Now, that cuts both ways. While Jordan’s supporting cast changed over the years but he had Scotty Pippen is his sidekick for all six of his titles. But his opponents couldn’t put together a superteam to beat him, either.

LeBron ushered in a new concept of play by taking his talents to South Beach, joining forces with Dwayne Wade and Chris Bosh, to build a true superteam forged by the players.** He both benefitted from that in winning all four of his titles but lost three Finals against the Golden State Warriors’ version in a span of four years.

I still tend to side with Jordan in this debate and, like Hollinger, that’s partly driven by having been mesmerized by Jordan in his prime. I’ve simply had less time to devote to watching sports during the LeBron era. But he’s arguably been dominant for a far longer stretch than Jordan.


*Yes, tennis has changed substantially even in the time I’ve paid attention to it, in terms especially of equipment but also training regimens, personal assistants, and the like. Still, everyone at any given time is playing the same game so it’s easier to count Slam wins as relatively equal.

**The Celtics had put together a short-lived one by trading for an aging Kevin Durant and Ray Allen to join forces with Paul Pierce in 2008 but that was team-driven.

FILED UNDER: Sports
James Joyner
About James Joyner
James Joyner is Professor and Department Head of Security Studies at Marine Corps University's Command and Staff College and a nonresident senior fellow at the Scowcroft Center for Strategy and Security at the Atlantic Council. He's a former Army officer and Desert Storm vet. Views expressed here are his own. Follow James on Twitter @DrJJoyner.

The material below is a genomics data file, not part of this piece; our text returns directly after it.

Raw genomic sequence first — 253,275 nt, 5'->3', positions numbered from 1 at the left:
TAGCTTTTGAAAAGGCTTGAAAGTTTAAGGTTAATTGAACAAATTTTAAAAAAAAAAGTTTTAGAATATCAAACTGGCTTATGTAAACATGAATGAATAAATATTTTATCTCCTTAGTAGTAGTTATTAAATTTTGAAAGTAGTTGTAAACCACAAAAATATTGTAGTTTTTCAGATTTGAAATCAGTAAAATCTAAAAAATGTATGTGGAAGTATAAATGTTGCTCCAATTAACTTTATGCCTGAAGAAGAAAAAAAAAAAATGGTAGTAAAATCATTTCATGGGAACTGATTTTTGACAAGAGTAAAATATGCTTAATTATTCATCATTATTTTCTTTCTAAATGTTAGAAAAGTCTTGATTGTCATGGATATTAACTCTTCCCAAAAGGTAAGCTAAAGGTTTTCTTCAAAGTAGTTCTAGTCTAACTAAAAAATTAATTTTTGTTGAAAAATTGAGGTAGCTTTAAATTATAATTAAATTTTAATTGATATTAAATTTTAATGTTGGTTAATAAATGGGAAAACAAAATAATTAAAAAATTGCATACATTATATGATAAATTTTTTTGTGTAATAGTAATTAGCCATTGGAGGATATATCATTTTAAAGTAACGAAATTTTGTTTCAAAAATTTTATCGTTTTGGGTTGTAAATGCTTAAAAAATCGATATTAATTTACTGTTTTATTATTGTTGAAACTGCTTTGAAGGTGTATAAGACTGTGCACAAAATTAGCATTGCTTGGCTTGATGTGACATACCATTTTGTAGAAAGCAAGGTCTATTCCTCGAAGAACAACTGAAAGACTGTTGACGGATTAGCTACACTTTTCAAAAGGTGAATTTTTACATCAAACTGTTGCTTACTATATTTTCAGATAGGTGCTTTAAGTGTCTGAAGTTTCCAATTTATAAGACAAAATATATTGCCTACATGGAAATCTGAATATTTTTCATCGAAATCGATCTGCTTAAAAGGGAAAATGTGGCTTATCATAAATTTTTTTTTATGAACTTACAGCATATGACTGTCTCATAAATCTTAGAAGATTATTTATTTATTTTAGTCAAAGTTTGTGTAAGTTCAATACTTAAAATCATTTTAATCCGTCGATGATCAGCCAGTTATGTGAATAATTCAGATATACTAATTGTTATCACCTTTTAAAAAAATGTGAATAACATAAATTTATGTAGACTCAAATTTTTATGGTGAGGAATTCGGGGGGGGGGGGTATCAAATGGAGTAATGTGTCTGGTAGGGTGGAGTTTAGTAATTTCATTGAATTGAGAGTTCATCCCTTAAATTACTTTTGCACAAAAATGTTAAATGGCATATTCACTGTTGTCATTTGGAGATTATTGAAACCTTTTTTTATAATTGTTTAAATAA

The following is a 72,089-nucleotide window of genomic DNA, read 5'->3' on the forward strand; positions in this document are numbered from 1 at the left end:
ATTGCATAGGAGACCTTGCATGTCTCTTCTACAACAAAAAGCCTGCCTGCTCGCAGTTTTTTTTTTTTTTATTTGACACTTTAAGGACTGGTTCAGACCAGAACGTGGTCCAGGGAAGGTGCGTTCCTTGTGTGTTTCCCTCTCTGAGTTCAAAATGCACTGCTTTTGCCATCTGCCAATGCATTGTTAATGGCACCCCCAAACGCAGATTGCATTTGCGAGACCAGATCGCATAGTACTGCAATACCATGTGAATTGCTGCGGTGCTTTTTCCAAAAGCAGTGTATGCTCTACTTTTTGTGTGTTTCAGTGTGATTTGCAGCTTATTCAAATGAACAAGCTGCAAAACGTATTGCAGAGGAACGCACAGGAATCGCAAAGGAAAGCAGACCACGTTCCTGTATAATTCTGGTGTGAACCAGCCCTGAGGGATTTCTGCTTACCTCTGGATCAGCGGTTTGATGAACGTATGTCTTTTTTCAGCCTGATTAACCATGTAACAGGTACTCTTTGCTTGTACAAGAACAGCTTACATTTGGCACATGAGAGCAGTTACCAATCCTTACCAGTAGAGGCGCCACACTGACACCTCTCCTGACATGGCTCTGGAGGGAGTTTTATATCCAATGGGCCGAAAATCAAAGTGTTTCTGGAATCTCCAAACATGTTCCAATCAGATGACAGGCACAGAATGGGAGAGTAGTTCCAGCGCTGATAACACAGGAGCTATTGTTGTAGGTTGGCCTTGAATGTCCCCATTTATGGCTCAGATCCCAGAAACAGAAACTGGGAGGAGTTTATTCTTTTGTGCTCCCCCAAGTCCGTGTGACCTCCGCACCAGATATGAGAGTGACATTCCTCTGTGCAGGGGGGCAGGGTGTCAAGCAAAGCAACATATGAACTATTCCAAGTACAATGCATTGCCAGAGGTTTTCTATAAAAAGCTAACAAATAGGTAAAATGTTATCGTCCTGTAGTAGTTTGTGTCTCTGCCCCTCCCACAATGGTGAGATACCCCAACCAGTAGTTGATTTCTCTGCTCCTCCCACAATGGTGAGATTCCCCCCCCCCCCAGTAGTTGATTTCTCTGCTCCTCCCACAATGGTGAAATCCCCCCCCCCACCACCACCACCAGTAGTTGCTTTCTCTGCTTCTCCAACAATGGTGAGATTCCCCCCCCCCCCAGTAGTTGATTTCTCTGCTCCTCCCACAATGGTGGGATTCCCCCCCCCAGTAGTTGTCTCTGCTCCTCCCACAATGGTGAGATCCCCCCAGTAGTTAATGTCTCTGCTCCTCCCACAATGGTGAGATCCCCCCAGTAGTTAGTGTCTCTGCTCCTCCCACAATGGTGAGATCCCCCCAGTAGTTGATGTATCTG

Comments

  1. I saw Jordan play, in person.
    And I was in awe.
    Still…LBJ is a god. Full stop.

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  2. James Joyner says:

    @Daryl and his brother Darryl: Ultimately, they’re very different players. King James isn’t as magical to the eye as His Airness was. He’s much more of a distributor, which actually makes his stats look less impressive. But ten Finals appearances and still dominating the game on the verge of 35 is just awe-inspiring.

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  3. Slugger says:

    In Heaven we’ll get to see the 1963 Celtics play the Showtime Lakers. Babe Ruth will play outfield with Joe DiMaggio. I will be able to see the puck in hockey. Then we’ll be able to decide the LBJ vs Michael question. Lebron is the best at this time, no question.
    BTW, the zero Covid cases in the NBA bubble are impressive. David Silver should be the chair of the White House Covid Panel.

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  4. Teve says: